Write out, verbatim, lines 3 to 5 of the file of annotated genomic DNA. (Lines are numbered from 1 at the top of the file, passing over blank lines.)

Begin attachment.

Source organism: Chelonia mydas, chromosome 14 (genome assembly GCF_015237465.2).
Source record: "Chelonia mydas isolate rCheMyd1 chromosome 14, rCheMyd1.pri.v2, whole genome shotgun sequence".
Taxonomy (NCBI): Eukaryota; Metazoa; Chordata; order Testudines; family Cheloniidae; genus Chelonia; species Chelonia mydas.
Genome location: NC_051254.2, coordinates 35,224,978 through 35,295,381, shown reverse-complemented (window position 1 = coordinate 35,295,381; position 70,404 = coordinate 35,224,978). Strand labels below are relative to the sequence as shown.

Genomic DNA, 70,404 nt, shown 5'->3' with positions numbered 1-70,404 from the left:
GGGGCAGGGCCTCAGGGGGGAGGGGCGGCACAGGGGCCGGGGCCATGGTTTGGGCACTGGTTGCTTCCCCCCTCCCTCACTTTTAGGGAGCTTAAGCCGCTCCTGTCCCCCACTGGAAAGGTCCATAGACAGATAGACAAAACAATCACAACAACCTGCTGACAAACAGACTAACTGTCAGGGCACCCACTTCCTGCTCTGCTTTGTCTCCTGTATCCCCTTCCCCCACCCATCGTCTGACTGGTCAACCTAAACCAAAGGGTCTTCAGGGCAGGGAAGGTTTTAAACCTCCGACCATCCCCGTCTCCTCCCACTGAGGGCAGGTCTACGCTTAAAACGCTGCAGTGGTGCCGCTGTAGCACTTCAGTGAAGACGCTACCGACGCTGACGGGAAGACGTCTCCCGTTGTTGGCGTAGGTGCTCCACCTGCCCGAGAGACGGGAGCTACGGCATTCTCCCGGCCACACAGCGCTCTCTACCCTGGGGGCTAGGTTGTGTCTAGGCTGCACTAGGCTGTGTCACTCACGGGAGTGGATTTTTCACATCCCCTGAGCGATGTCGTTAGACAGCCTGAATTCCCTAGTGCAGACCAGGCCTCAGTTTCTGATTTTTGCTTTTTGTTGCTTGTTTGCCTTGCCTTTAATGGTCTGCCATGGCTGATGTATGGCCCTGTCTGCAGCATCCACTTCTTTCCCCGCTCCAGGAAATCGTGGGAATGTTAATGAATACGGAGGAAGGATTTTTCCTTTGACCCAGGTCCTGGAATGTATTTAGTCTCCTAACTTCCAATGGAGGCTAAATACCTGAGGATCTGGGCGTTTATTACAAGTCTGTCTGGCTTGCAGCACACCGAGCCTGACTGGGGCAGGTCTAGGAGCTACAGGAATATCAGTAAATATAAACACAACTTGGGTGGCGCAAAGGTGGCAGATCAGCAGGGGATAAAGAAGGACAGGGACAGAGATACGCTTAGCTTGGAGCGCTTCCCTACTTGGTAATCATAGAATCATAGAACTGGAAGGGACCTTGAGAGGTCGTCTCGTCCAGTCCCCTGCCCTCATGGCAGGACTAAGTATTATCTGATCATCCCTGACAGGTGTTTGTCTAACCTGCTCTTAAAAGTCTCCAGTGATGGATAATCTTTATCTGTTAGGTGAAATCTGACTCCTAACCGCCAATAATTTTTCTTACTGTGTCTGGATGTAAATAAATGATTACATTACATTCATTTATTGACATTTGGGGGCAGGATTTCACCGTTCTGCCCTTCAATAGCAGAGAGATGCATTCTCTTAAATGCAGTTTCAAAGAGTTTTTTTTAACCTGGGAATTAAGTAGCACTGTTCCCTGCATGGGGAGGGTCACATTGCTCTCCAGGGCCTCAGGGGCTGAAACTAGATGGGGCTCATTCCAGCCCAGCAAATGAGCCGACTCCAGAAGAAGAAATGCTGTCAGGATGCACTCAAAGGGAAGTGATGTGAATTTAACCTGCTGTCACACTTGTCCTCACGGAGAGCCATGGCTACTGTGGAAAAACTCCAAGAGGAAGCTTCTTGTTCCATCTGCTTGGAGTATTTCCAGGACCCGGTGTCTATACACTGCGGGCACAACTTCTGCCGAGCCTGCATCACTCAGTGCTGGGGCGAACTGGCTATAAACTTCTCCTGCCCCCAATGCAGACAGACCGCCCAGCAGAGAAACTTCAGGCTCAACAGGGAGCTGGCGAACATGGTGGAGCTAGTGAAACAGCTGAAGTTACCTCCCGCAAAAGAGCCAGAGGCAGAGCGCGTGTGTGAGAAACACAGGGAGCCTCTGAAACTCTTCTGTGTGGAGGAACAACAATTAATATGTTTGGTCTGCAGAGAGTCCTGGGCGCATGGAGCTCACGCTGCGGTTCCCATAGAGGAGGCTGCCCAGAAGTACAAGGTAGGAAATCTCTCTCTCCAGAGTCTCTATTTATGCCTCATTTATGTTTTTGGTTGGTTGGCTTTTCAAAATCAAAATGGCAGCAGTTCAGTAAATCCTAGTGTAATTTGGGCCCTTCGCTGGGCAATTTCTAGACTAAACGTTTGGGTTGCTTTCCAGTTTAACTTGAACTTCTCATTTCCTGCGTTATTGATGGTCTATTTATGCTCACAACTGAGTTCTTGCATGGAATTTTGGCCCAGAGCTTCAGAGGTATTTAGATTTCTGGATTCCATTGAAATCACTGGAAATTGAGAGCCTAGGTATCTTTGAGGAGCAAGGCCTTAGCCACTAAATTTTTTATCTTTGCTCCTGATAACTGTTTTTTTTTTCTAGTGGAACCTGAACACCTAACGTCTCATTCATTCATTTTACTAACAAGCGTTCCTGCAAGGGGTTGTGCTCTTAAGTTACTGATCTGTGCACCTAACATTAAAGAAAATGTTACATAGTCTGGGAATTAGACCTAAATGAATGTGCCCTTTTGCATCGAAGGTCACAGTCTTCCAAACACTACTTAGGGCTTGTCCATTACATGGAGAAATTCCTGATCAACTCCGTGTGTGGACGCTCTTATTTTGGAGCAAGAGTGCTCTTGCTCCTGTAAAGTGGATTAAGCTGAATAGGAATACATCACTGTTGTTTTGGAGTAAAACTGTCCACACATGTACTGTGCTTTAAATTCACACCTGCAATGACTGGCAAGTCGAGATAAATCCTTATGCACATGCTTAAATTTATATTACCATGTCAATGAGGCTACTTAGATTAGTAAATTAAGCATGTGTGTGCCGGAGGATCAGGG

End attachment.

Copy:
Taxonomy (NCBI): Eukaryota; Metazoa; Chordata; order Testudines; family Cheloniidae; genus Chelonia; species Chelonia mydas.
Genome location: NC_051254.2, coordinates 35,224,978 through 35,295,381, shown reverse-complemented (window position 1 = coordinate 35,295,381; position 70,404 = coordinate 35,224,978). Strand labels below are relative to the sequence as shown.

Genomic DNA, 70,404 nt, shown 5'->3' with positions numbered 1-70,404 from the left: